Supporting black and minority ethnic carers

Greenwood, Nan (2018) Supporting black and minority ethnic carers. (Discussion Paper) London, U.K. : Race Equality Foundation. (Better Health Briefing, no. 48) ISBN 9781873912317

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Abstract

Key Messages 1 Being a carer is very common. Irrespective of their ethnic or cultural background, carers play a vital role in supporting others with disability or illness, frequently extending how long those they care for can remain at home. 2 Carers save the economy an enormous amount of money but often at significant cost to themselves both to their well-being and in financial terms. As a result, carers themselves often need support. 3 The experiences of black and minority ethnic carers are frequently different and may be more challenging than those of white carers. 4 Black and minority ethnic carers are not only less likely to access services but may also find services less satisfactory than white carers. 5 The effect of personalisation and the Care Act (2014) on black and minority ethnic carers remains unclear. 6 Evidence for the effectiveness of supportive interventions for carers in general is disappointing and evidence of their impact specifically on black and minority ethnic carers is hard to find.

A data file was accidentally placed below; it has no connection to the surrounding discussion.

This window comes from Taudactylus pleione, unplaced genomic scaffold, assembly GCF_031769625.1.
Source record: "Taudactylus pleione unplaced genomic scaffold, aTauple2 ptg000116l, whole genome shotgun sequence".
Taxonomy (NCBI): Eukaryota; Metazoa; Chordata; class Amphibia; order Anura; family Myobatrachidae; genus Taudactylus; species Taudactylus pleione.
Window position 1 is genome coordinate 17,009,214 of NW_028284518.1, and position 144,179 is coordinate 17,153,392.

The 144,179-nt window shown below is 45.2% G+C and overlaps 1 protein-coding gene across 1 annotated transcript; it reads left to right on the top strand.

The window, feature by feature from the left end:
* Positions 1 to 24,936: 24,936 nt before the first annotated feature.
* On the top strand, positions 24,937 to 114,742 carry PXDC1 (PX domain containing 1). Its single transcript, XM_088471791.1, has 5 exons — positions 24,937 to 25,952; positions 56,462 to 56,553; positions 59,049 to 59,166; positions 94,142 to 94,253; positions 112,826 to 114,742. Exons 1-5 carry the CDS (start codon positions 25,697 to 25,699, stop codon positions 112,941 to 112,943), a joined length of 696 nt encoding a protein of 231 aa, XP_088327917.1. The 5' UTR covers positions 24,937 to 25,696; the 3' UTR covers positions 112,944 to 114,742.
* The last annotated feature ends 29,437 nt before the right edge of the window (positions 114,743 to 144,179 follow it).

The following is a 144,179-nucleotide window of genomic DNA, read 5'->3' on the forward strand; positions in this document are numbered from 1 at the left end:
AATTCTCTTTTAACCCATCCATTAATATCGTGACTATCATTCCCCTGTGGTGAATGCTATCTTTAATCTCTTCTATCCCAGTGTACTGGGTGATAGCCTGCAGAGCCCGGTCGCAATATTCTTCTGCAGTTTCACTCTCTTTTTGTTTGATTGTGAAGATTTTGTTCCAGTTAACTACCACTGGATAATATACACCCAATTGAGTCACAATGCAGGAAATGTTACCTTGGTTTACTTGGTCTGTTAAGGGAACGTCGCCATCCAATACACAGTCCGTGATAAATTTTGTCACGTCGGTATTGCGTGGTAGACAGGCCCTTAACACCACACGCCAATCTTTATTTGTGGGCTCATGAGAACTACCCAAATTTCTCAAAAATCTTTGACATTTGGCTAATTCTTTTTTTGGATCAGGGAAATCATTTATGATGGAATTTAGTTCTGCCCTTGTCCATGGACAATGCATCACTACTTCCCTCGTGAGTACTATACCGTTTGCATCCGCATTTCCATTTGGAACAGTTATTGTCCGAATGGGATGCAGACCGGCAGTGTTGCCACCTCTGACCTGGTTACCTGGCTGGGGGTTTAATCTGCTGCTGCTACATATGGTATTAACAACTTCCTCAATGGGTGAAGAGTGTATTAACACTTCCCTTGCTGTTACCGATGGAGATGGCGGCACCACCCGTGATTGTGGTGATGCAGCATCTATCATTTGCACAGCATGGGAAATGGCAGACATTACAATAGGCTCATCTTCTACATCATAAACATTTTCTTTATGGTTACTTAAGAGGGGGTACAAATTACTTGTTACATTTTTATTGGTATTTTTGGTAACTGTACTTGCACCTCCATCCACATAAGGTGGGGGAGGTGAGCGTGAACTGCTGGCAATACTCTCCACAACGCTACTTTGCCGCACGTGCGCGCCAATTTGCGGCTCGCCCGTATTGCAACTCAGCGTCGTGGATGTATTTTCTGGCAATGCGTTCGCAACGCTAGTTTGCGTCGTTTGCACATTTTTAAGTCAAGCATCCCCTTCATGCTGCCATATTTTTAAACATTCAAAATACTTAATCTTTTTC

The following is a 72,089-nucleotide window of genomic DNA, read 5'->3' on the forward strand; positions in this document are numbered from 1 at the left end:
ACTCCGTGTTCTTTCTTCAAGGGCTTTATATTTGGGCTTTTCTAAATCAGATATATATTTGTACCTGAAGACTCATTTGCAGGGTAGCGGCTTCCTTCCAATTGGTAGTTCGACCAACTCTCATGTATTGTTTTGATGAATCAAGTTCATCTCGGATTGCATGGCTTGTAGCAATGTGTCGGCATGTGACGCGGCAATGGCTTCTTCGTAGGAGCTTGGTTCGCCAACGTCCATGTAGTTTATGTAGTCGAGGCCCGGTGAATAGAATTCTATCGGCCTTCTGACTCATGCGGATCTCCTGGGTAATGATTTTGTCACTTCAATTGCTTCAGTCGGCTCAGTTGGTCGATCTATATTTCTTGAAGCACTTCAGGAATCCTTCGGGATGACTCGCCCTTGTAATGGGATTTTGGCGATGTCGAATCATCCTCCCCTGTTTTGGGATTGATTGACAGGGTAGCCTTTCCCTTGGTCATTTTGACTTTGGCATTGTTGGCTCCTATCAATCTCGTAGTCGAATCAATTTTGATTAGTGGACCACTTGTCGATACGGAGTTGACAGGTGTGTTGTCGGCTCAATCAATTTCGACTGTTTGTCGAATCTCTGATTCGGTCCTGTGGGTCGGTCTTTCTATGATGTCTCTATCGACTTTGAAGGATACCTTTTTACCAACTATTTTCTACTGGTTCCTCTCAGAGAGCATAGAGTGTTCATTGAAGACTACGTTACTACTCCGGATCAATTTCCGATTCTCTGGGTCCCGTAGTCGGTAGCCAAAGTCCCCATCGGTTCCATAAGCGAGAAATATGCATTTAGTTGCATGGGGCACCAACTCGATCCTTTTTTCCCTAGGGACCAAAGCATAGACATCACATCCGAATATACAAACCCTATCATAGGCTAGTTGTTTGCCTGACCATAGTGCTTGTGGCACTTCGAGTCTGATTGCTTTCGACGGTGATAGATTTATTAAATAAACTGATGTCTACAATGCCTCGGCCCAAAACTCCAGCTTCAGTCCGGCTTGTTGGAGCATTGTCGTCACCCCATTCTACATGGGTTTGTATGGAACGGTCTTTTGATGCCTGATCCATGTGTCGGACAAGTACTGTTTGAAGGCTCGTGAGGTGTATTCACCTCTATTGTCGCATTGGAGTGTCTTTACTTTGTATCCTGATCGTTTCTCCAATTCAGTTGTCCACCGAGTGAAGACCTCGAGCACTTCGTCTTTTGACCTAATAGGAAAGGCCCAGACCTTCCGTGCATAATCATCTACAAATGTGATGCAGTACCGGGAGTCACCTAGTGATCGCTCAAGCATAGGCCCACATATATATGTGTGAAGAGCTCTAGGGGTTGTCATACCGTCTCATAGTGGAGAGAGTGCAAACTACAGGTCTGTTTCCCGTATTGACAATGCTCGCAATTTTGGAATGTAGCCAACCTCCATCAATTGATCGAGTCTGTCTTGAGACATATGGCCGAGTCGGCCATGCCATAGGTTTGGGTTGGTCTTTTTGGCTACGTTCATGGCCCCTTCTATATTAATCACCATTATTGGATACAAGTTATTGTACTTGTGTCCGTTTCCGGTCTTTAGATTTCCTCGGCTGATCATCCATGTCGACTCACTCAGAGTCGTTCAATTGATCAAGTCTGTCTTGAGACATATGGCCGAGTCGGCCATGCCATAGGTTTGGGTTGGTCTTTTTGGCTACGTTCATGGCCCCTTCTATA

Item Type: Monograph (Discussion Paper)
Research Area: Health services research
Social work and social policy and administration
Faculty, School or Research Centre: Faculty of Health, Social Care and Education
Faculty of Health, Social Care and Education > Centre for Health and Social Care Research
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Depositing User: Nan Greenwood
Date Deposited: 19 Nov 2018 10:53
Last Modified: 19 Nov 2018 10:53
URI: http://eprints.kingston.ac.uk/id/eprint/42337

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